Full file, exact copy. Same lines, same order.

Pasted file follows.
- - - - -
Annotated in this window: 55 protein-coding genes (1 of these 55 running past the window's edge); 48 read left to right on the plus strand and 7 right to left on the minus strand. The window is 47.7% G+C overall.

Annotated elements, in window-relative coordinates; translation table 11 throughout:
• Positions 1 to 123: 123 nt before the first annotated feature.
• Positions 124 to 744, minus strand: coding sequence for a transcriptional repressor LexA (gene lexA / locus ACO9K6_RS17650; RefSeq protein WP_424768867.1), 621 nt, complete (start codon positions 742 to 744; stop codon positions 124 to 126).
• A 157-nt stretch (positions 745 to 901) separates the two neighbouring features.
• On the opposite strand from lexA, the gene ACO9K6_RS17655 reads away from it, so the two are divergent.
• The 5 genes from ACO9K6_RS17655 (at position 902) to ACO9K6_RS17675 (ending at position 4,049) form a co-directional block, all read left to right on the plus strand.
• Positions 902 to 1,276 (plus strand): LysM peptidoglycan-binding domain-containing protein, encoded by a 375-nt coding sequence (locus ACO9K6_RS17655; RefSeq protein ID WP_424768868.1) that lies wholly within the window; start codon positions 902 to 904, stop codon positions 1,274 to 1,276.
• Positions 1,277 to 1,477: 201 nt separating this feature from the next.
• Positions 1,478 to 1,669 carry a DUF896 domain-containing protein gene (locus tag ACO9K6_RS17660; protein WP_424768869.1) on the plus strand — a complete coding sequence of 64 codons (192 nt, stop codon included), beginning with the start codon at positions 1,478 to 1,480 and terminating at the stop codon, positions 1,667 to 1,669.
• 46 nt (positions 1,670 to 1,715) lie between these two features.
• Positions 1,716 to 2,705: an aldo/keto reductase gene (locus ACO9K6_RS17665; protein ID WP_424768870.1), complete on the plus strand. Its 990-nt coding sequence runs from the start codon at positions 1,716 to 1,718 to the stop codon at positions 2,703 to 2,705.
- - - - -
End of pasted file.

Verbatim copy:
Annotated in this window: 55 protein-coding genes (1 of these 55 running past the window's edge); 48 read left to right on the plus strand and 7 right to left on the minus strand. The window is 47.7% G+C overall.

Annotated elements, in window-relative coordinates; translation table 11 throughout:
• Positions 1 to 123: 123 nt before the first annotated feature.
• Positions 124 to 744, minus strand: coding sequence for a transcriptional repressor LexA (gene lexA / locus ACO9K6_RS17650; RefSeq protein WP_424768867.1), 621 nt, complete (start codon positions 742 to 744; stop codon positions 124 to 126).
• A 157-nt stretch (positions 745 to 901) separates the two neighbouring features.
• On the opposite strand from lexA, the gene ACO9K6_RS17655 reads away from it, so the two are divergent.
• The 5 genes from ACO9K6_RS17655 (at position 902) to ACO9K6_RS17675 (ending at position 4,049) form a co-directional block, all read left to right on the plus strand.
• Positions 902 to 1,276 (plus strand): LysM peptidoglycan-binding domain-containing protein, encoded by a 375-nt coding sequence (locus ACO9K6_RS17655; RefSeq protein ID WP_424768868.1) that lies wholly within the window; start codon positions 902 to 904, stop codon positions 1,274 to 1,276.
• Positions 1,277 to 1,477: 201 nt separating this feature from the next.
• Positions 1,478 to 1,669 carry a DUF896 domain-containing protein gene (locus tag ACO9K6_RS17660; protein WP_424768869.1) on the plus strand — a complete coding sequence of 64 codons (192 nt, stop codon included), beginning with the start codon at positions 1,478 to 1,480 and terminating at the stop codon, positions 1,667 to 1,669.
• 46 nt (positions 1,670 to 1,715) lie between these two features.
• Positions 1,716 to 2,705: an aldo/keto reductase gene (locus ACO9K6_RS17665; protein ID WP_424768870.1), complete on the plus strand. Its 990-nt coding sequence runs from the start codon at positions 1,716 to 1,718 to the stop codon at positions 2,703 to 2,705.